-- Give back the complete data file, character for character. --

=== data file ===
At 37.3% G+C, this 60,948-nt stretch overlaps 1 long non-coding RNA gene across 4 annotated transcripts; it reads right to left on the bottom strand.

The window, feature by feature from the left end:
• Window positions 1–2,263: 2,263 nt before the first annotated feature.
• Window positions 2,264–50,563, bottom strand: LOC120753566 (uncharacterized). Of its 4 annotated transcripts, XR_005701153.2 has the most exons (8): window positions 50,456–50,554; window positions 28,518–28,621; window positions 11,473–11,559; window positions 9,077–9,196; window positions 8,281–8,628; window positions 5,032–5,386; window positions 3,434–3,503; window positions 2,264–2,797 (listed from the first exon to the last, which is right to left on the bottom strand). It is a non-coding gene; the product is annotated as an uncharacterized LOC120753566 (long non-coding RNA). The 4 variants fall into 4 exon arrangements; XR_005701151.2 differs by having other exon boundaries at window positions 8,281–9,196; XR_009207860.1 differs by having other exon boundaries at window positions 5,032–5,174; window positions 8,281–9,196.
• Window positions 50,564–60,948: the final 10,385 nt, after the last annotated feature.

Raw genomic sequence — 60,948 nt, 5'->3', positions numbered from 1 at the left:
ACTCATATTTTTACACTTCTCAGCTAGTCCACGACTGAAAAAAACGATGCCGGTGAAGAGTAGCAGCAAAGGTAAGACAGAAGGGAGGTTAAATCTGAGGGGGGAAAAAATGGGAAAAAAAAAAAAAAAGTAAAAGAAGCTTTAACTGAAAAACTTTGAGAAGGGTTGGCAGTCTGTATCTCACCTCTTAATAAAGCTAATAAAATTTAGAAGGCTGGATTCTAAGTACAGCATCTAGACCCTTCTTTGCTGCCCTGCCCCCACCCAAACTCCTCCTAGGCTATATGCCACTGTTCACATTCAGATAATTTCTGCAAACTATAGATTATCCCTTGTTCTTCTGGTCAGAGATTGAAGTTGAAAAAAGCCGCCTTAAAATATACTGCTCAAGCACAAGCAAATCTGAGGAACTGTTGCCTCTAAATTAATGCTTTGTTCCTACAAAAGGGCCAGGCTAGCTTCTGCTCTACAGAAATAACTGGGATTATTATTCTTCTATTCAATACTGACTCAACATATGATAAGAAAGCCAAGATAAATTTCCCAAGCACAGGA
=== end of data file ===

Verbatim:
At 37.3% G+C, this 60,948-nt stretch overlaps 1 long non-coding RNA gene across 4 annotated transcripts; it reads right to left on the bottom strand.

The window, feature by feature from the left end:
• Window positions 1–2,263: 2,263 nt before the first annotated feature.
• Window positions 2,264–50,563, bottom strand: LOC120753566 (uncharacterized). Of its 4 annotated transcripts, XR_005701153.2 has the most exons (8): window positions 50,456–50,554; window positions 28,518–28,621; window positions 11,473–11,559; window positions 9,077–9,196; window positions 8,281–8,628; window positions 5,032–5,386; window positions 3,434–3,503; window positions 2,264–2,797 (listed from the first exon to the last, which is right to left on the bottom strand). It is a non-coding gene; the product is annotated as an uncharacterized LOC120753566 (long non-coding RNA). The 4 variants fall into 4 exon arrangements; XR_005701151.2 differs by having other exon boundaries at window positions 8,281–9,196; XR_009207860.1 differs by having other exon boundaries at window positions 5,032–5,174; window positions 8,281–9,196.
• Window positions 50,564–60,948: the final 10,385 nt, after the last annotated feature.

Raw genomic sequence — 60,948 nt, 5'->3', positions numbered from 1 at the left:
ACTCATATTTTTACACTTCTCAGCTAGTCCACGACTGAAAAAAACGATGCCGGTGAAGAGTAGCAGCAAAGGTAAGACAGAAGGGAGGTTAAATCTGAGGGGGGAAAAAATGGGAAAAAAAAAAAAAAAGTAAAAGAAGCTTTAACTGAAAAACTTTGAGAAGGGTTGGCAGTCTGTATCTCACCTCTTAATAAAGCTAATAAAATTTAGAAGGCTGGATTCTAAGTACAGCATCTAGACCCTTCTTTGCTGCCCTGCCCCCACCCAAACTCCTCCTAGGCTATATGCCACTGTTCACATTCAGATAATTTCTGCAAACTATAGATTATCCCTTGTTCTTCTGGTCAGAGATTGAAGTTGAAAAAAGCCGCCTTAAAATATACTGCTCAAGCACAAGCAAATCTGAGGAACTGTTGCCTCTAAATTAATGCTTTGTTCCTACAAAAGGGCCAGGCTAGCTTCTGCTCTACAGAAATAACTGGGATTATTATTCTTCTATTCAATACTGACTCAACATATGATAAGAAAGCCAAGATAAATTTCCCAAGCACAGGA